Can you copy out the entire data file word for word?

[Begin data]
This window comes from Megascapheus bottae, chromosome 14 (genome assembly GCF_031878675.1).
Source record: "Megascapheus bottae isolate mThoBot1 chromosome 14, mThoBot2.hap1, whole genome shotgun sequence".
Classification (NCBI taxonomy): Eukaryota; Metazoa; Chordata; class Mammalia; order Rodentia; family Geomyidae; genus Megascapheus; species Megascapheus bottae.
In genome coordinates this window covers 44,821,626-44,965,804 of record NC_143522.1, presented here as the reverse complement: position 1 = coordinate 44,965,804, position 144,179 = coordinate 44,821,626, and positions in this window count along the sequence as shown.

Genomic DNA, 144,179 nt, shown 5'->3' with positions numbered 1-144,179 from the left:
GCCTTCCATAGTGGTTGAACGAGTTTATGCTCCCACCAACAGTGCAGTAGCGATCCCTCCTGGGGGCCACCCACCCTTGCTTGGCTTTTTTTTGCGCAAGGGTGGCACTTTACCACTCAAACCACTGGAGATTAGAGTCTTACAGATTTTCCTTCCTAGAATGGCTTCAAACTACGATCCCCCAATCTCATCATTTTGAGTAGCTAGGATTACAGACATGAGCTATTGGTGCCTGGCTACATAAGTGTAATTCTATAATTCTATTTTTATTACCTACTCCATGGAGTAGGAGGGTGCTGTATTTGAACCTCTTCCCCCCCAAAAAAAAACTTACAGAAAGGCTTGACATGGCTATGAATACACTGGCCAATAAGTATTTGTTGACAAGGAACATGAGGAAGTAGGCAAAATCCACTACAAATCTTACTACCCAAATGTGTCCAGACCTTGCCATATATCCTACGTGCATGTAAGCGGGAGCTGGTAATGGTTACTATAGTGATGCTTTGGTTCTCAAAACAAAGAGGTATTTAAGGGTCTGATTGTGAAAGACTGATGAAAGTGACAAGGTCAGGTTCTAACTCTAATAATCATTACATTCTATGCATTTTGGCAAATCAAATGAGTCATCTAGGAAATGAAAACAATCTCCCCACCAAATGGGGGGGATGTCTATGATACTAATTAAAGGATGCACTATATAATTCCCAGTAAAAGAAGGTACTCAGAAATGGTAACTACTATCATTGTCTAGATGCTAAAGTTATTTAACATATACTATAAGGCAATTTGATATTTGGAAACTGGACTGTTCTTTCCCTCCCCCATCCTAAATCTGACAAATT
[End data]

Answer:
This window comes from Megascapheus bottae, chromosome 14 (genome assembly GCF_031878675.1).
Source record: "Megascapheus bottae isolate mThoBot1 chromosome 14, mThoBot2.hap1, whole genome shotgun sequence".
Classification (NCBI taxonomy): Eukaryota; Metazoa; Chordata; class Mammalia; order Rodentia; family Geomyidae; genus Megascapheus; species Megascapheus bottae.
In genome coordinates this window covers 44,821,626-44,965,804 of record NC_143522.1, presented here as the reverse complement: position 1 = coordinate 44,965,804, position 144,179 = coordinate 44,821,626, and positions in this window count along the sequence as shown.

Genomic DNA, 144,179 nt, shown 5'->3' with positions numbered 1-144,179 from the left:
GCCTTCCATAGTGGTTGAACGAGTTTATGCTCCCACCAACAGTGCAGTAGCGATCCCTCCTGGGGGCCACCCACCCTTGCTTGGCTTTTTTTTGCGCAAGGGTGGCACTTTACCACTCAAACCACTGGAGATTAGAGTCTTACAGATTTTCCTTCCTAGAATGGCTTCAAACTACGATCCCCCAATCTCATCATTTTGAGTAGCTAGGATTACAGACATGAGCTATTGGTGCCTGGCTACATAAGTGTAATTCTATAATTCTATTTTTATTACCTACTCCATGGAGTAGGAGGGTGCTGTATTTGAACCTCTTCCCCCCCAAAAAAAAACTTACAGAAAGGCTTGACATGGCTATGAATACACTGGCCAATAAGTATTTGTTGACAAGGAACATGAGGAAGTAGGCAAAATCCACTACAAATCTTACTACCCAAATGTGTCCAGACCTTGCCATATATCCTACGTGCATGTAAGCGGGAGCTGGTAATGGTTACTATAGTGATGCTTTGGTTCTCAAAACAAAGAGGTATTTAAGGGTCTGATTGTGAAAGACTGATGAAAGTGACAAGGTCAGGTTCTAACTCTAATAATCATTACATTCTATGCATTTTGGCAAATCAAATGAGTCATCTAGGAAATGAAAACAATCTCCCCACCAAATGGGGGGGATGTCTATGATACTAATTAAAGGATGCACTATATAATTCCCAGTAAAAGAAGGTACTCAGAAATGGTAACTACTATCATTGTCTAGATGCTAAAGTTATTTAACATATACTATAAGGCAATTTGATATTTGGAAACTGGACTGTTCTTTCCCTCCCCCATCCTAAATCTGACAAATT